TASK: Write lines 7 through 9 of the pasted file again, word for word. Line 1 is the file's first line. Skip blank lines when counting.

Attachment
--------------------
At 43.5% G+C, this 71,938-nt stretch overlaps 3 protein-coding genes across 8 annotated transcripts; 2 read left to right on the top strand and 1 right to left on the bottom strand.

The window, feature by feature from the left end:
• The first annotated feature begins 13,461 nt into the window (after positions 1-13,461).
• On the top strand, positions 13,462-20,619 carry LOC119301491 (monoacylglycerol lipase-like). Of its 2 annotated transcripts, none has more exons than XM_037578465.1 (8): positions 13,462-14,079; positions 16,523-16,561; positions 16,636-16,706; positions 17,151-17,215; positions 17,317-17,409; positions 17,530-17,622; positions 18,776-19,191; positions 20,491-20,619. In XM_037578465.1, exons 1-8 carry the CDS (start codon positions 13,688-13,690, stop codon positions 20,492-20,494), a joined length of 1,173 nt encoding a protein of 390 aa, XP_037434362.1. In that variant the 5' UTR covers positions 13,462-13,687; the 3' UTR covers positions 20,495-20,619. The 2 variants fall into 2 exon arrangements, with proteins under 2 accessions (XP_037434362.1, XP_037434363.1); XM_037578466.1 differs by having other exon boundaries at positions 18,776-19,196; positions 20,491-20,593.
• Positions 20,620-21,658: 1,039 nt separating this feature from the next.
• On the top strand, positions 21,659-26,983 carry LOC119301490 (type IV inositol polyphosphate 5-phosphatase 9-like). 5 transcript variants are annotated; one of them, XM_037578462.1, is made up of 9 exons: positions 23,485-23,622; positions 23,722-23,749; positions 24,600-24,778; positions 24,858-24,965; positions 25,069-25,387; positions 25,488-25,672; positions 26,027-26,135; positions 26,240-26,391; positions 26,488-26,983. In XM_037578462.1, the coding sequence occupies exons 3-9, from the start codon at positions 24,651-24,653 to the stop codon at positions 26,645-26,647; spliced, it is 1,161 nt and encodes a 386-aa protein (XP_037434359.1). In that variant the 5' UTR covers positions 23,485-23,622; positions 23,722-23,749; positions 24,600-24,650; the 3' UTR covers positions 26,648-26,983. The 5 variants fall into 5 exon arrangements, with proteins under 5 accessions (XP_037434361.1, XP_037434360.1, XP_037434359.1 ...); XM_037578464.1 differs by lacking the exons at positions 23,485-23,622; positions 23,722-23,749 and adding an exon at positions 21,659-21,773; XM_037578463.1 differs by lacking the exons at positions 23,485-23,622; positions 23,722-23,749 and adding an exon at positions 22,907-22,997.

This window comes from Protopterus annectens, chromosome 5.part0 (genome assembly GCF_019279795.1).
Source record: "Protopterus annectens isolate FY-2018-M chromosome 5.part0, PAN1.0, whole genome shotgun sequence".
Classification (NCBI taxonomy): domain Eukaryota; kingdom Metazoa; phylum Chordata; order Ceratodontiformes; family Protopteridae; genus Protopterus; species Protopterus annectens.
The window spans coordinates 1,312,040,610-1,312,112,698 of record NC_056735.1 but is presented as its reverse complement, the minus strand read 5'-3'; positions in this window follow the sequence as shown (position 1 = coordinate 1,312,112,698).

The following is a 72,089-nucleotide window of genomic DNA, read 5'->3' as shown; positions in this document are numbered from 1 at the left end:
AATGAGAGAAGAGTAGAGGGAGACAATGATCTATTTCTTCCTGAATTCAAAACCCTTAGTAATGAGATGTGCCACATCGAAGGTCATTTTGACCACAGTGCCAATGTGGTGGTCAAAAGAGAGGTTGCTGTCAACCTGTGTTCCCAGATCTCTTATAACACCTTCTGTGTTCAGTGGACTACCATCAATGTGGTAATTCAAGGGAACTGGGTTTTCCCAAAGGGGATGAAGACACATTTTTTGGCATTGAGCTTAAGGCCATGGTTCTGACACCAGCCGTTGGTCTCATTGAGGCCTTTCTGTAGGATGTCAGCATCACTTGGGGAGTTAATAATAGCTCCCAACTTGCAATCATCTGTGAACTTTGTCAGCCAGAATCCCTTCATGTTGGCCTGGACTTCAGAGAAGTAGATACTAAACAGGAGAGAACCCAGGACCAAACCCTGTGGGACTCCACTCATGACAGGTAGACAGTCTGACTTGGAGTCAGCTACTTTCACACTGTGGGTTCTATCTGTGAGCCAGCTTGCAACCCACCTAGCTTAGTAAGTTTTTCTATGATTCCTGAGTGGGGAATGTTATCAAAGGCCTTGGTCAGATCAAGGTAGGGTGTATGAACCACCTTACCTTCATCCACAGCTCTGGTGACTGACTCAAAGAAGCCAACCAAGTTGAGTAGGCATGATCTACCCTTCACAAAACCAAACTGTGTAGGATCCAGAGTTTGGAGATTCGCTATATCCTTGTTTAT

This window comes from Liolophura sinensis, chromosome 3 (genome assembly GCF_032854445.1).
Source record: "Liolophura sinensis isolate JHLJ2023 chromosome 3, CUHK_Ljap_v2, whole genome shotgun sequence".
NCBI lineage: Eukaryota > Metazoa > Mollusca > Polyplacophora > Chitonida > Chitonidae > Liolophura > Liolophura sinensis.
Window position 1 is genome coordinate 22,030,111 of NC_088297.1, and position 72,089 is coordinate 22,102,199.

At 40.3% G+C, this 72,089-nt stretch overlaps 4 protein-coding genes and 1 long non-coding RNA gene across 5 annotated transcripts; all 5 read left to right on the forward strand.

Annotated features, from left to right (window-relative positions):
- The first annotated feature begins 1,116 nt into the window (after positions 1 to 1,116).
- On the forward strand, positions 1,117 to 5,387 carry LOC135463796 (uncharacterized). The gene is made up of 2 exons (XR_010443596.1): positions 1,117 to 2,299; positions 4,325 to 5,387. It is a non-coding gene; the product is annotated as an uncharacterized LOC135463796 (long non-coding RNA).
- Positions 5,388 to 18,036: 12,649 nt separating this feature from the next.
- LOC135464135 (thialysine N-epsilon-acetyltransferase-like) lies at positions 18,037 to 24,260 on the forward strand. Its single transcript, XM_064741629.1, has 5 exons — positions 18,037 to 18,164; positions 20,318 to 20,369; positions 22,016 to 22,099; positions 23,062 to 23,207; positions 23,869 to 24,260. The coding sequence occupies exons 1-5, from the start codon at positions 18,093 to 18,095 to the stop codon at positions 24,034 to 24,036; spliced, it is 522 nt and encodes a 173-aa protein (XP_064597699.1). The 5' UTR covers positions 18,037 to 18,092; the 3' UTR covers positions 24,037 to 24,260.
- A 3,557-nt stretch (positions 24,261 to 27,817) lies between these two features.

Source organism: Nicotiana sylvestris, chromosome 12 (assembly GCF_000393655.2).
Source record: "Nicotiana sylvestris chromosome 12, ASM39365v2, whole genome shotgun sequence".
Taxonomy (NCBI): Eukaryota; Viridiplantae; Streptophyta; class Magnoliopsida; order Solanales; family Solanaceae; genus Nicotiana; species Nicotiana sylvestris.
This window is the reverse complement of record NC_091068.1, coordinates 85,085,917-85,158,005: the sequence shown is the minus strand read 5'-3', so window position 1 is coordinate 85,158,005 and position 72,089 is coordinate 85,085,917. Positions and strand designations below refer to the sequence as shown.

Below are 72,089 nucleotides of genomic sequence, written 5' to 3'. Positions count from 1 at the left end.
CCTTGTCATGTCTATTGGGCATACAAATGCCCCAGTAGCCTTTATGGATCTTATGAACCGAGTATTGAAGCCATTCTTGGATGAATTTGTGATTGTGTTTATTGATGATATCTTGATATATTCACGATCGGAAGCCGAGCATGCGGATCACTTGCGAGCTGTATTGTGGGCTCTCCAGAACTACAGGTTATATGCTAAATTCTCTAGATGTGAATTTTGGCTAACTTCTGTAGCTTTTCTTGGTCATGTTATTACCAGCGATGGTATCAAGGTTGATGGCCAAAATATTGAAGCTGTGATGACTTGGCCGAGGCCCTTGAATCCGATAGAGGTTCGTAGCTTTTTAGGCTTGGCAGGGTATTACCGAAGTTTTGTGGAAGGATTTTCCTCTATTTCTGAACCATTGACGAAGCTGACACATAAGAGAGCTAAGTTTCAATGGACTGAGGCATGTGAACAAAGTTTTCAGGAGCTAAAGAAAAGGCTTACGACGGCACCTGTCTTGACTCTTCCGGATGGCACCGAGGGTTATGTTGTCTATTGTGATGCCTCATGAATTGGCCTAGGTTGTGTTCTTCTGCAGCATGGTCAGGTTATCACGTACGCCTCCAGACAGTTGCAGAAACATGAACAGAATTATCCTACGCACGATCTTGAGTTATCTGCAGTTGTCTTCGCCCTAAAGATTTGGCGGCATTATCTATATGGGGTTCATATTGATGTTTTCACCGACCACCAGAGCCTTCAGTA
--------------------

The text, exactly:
This window comes from Protopterus annectens, chromosome 5.part0 (genome assembly GCF_019279795.1).
Source record: "Protopterus annectens isolate FY-2018-M chromosome 5.part0, PAN1.0, whole genome shotgun sequence".
Classification (NCBI taxonomy): domain Eukaryota; kingdom Metazoa; phylum Chordata; order Ceratodontiformes; family Protopteridae; genus Protopterus; species Protopterus annectens.